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Willis challenges Schaefer to reject Ehrlich's support


Secretary of State John T. Willis called on his rival in Tuesday's Democratic primary, incumbent Comptroller William Donald Schaefer, to repudiate an endorsement Schaefer received Friday from the likely Republican nominee for governor.

Willis sent Schaefer a letter asking him to "disavow" the endorsement from Rep. Robert L. Ehrlich Jr., a move that Willis says would show that Schaefer supports Lt. Gov. Kathleen Kennedy Townsend, the expected Democratic nominee for governor. The comptroller endorsed Townsend 10 days ago but has said he will not criticize Ehrlich, whom he has called "a good man."

"For Ehrlich to be comfortable with Schaefer is not a good sign," said Willis, who is campaigning as a liberal alternative to the maverick Schaefer. "Ehrlich is clearly out of step with the core principles of the Democratic Party."

A Schaefer spokesman dismissed Willis' letter, saying Schaefer doesn't "discriminate" over who endorses him.

The squabbling comes as both campaigns are making a strong pitch for votes from African-Americans, who have traditionally been among the most loyal Democrats.

Willis is promoting an endorsement he has received from the Afro-American newspaper. Gov. Parris N. Glendening, who is backing Willis, is financing radio ads that accuse Schaefer of being insensitive to women and minorities - a charge the comptroller says is untrue.

The Schaefer campaign announced yesterday that Schaefer was scheduled to attend church services this morning with National Association for the Advancement of Colored People President Kweisi Mfume, but Mfume said last night that he probably will not be available. Mfume said the governor's criticism of Schaefer is unfair.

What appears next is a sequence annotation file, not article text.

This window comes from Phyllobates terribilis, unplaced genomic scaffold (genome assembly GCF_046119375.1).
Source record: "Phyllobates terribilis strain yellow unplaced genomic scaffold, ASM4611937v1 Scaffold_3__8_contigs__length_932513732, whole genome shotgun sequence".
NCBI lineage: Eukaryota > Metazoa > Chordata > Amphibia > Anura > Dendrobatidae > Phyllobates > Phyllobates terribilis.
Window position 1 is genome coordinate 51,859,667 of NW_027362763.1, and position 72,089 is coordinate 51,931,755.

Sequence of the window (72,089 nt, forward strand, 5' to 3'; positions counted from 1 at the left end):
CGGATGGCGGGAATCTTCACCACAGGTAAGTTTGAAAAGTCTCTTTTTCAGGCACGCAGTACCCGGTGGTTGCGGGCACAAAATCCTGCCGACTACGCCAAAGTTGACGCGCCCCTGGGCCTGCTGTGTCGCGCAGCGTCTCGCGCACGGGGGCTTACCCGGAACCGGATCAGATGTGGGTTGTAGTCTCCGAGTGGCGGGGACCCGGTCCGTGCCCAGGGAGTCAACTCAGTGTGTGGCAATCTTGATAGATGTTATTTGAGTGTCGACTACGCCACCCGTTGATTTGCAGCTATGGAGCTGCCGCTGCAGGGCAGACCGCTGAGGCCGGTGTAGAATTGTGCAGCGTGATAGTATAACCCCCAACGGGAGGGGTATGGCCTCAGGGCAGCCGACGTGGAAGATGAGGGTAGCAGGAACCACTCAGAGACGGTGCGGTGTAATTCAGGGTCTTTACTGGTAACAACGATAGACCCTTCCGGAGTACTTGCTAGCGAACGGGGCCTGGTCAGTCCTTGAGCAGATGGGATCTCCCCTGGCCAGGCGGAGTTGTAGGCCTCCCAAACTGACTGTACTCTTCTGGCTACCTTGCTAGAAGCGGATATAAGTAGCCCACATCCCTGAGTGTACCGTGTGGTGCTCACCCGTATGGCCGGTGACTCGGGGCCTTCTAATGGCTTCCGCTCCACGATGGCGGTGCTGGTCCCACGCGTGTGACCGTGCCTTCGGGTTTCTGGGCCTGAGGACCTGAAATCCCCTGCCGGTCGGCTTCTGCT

"Don Schaefer is not a saint, but in this instance, he is not a sinner," said Mfume, who added that he was not endorsing any candidate for comptroller.

Schaefer's ties to some Republicans and his more conservative views on some issues have been a key target of Willis' campaign. Willis has pointed out that Schaefer endorsed Republican George Bush over Democrat Bill Clinton during the 1992 presidential election. "I can tell you I will not endorse [President George W.] Bush in 2004," Willis said.

Schaefer spokesman Bob Douglas said Willis' suggestion that Schaefer is not a good Democrat should offend the "millions of Democrats" who have supported the comptroller.

Ehrlich's spokesman, Paul E. Schurick, who once was Schaefer's chief of staff, also shot back at Willis.

"If Willis was a real Democrat, he wouldn't be challenging an incumbent Democrat," said Schurick, who is a Democrat.

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